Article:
Sounds counter-intuitive, doesn’t it? When I was dealing with depression and anxiety several years ago, I couldn’t imagine throwing a kid into the mix. A baby would have upset my busy schedule of Golden Girls reruns and napping. Of course, plenty of moms suffer from mental health issues, especially post-partum. And it turns out that these women actually want to spend more time with their babies—to a detrimental degree.
Researchers from Pennsylvania State University, writing in the new issue of Child Development, found that mothers with high depressive symptom levels are more likely to worry excessively about their babies at night, seeking them out and sometimes even waking them from a sound sleep.
“Especially interesting about this was that when depressed mothers sought out their infants at night, their infants did not appear to be in need of parental help. They were either sound asleep or perhaps awake, but not distressed,” said Douglas M. Teti, associate director of the Social Science Research Institute and a professor of human development, psychology, and pediatrics. The researchers also found that mothers’ depressive symptoms were “significantly correlated with the mothers’ feelings of helplessness and loss of control.”
In my experience, sleeplessness exacerbates anxiety and depression—so it’s a vicious cycle. The less sleep mom gets, the more unbalanced she becomes. In turn, she's possibly driven to check up on her baby, who then emerges from slumber. News flash: Sleep-deprived babies are even less fun to be around than sleep-deprived moms.
The problem is that nighttime is a playground for worry, as every committed fretter knows. The world turns sinister in darkness; possibilities grow horns and fangs. What seems manageable at 3 p.m. becomes overwhelming at 3 a.m. At night, we’re alone and our daytime burdens—a phone call for medical results, a conversation with a troublesome colleague—must go untended until morning.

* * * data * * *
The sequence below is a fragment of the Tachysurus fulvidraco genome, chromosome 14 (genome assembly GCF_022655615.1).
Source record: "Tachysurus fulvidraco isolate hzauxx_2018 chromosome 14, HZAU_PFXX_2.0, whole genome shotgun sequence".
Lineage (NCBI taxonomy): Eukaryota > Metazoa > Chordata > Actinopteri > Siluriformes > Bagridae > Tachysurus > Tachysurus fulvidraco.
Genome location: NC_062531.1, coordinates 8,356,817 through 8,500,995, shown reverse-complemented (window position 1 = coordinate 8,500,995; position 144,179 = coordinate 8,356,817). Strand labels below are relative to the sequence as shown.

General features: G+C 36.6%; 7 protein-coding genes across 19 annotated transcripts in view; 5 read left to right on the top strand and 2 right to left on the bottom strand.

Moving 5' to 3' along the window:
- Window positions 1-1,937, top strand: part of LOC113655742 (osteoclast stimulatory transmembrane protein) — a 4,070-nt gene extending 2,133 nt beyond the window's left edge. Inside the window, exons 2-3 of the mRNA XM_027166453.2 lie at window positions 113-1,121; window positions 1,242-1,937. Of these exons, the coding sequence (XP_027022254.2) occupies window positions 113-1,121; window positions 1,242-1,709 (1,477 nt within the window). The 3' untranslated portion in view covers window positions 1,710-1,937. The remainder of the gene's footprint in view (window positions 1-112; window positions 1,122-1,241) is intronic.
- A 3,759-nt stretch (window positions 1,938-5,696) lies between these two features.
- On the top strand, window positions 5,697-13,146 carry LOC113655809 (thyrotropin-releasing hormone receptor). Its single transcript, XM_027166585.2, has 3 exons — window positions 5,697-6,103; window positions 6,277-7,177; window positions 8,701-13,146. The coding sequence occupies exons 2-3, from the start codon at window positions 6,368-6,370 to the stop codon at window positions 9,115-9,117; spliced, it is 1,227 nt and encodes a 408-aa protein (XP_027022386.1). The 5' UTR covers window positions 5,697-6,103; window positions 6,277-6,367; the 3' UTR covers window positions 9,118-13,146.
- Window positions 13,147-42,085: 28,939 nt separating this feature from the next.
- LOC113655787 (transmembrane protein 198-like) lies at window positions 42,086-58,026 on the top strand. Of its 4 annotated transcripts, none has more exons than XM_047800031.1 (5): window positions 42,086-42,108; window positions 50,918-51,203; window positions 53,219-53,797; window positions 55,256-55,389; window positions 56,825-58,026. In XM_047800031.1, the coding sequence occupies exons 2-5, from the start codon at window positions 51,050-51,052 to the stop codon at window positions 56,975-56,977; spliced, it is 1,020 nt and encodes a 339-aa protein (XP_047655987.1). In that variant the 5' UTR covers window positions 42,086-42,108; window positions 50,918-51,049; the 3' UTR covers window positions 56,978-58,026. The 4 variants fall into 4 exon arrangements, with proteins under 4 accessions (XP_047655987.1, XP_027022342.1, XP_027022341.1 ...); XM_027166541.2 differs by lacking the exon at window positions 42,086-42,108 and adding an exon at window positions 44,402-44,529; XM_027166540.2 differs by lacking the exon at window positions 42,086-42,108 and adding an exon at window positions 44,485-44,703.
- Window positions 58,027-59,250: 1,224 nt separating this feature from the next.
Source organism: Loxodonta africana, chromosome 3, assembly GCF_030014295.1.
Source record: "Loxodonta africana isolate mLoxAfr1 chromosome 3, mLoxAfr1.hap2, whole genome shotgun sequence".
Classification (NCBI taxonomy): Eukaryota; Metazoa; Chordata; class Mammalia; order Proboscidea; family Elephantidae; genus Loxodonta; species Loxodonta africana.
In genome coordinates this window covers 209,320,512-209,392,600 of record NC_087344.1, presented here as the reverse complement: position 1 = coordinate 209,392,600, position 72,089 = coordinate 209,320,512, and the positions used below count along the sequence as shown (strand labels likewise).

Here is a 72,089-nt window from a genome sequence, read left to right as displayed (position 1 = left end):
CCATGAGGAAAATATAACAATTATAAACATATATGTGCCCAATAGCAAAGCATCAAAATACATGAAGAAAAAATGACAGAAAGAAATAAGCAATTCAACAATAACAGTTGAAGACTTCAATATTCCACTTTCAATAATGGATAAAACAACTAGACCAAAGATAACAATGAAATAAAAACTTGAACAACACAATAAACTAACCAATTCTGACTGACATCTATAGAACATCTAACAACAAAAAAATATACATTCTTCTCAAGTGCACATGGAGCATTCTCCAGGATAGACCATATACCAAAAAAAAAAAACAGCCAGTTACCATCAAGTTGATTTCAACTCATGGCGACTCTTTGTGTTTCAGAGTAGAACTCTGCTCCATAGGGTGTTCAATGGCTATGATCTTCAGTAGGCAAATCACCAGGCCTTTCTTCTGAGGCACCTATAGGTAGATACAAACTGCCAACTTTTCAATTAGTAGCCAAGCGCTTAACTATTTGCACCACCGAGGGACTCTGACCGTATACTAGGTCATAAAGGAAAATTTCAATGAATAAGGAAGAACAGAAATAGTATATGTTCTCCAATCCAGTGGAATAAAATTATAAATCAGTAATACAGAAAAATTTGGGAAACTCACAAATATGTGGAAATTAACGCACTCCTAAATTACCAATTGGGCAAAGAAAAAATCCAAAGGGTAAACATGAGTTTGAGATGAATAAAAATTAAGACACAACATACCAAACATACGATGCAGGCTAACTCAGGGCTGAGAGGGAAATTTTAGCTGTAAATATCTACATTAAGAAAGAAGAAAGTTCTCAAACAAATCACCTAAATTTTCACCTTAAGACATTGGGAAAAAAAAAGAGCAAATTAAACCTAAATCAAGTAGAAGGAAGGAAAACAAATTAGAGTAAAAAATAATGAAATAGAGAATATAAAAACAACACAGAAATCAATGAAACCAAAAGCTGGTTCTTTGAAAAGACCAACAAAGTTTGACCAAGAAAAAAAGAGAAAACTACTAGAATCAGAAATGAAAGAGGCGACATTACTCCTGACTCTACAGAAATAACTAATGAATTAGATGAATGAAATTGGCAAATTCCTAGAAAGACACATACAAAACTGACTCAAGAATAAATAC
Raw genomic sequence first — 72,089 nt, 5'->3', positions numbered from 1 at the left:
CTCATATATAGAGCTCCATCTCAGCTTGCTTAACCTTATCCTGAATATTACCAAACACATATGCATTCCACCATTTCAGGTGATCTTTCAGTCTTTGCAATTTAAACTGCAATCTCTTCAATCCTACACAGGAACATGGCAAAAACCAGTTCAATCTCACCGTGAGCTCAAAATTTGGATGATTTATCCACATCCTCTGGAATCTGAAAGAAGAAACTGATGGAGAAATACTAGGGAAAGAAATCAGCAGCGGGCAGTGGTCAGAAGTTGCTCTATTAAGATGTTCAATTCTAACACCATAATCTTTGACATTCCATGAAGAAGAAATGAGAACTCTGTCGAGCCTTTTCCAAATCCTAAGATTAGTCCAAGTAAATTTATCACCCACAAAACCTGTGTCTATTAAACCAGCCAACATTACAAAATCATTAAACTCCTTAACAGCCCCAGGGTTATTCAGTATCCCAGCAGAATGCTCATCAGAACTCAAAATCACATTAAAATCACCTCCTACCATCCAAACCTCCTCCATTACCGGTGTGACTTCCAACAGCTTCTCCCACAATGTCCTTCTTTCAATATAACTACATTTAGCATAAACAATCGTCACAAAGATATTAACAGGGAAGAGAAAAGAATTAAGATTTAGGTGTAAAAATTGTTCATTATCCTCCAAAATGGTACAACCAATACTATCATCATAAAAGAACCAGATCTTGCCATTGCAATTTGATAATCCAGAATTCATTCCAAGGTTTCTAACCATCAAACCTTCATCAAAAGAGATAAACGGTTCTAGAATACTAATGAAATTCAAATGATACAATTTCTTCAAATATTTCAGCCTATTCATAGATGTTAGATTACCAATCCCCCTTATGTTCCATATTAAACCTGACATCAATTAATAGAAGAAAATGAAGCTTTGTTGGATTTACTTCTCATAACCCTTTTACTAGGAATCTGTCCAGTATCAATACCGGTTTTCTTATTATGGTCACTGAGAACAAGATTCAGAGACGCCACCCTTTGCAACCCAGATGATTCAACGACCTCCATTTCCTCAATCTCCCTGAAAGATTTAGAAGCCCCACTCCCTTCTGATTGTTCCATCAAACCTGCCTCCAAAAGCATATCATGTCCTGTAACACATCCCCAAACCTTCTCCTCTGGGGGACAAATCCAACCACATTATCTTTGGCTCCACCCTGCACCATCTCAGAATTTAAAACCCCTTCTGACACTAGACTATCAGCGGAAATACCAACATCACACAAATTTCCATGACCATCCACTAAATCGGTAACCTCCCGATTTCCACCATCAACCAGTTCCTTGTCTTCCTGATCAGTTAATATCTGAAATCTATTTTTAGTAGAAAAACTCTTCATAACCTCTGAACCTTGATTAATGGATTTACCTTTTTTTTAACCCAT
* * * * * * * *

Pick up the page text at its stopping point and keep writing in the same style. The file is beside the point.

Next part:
And so it makes sense, really: Our children are one of the few things that we can control, just a little bit and for just a little while, especially while they’re cocooned in the next room. Children represent a repository for our helplessness. Kids can allow us to deceive ourselves into thinking that we have some kind of mastery, some kind of influence when life doesn’t make sense. The world might not need us, but our children do. (I’d love to see a similar study done on the correlation between depression and helicopter parenting.)
For those of you who have suffered from post-partum depression, did you have trouble sleeping? And did you wake up your babies in the process? Why?
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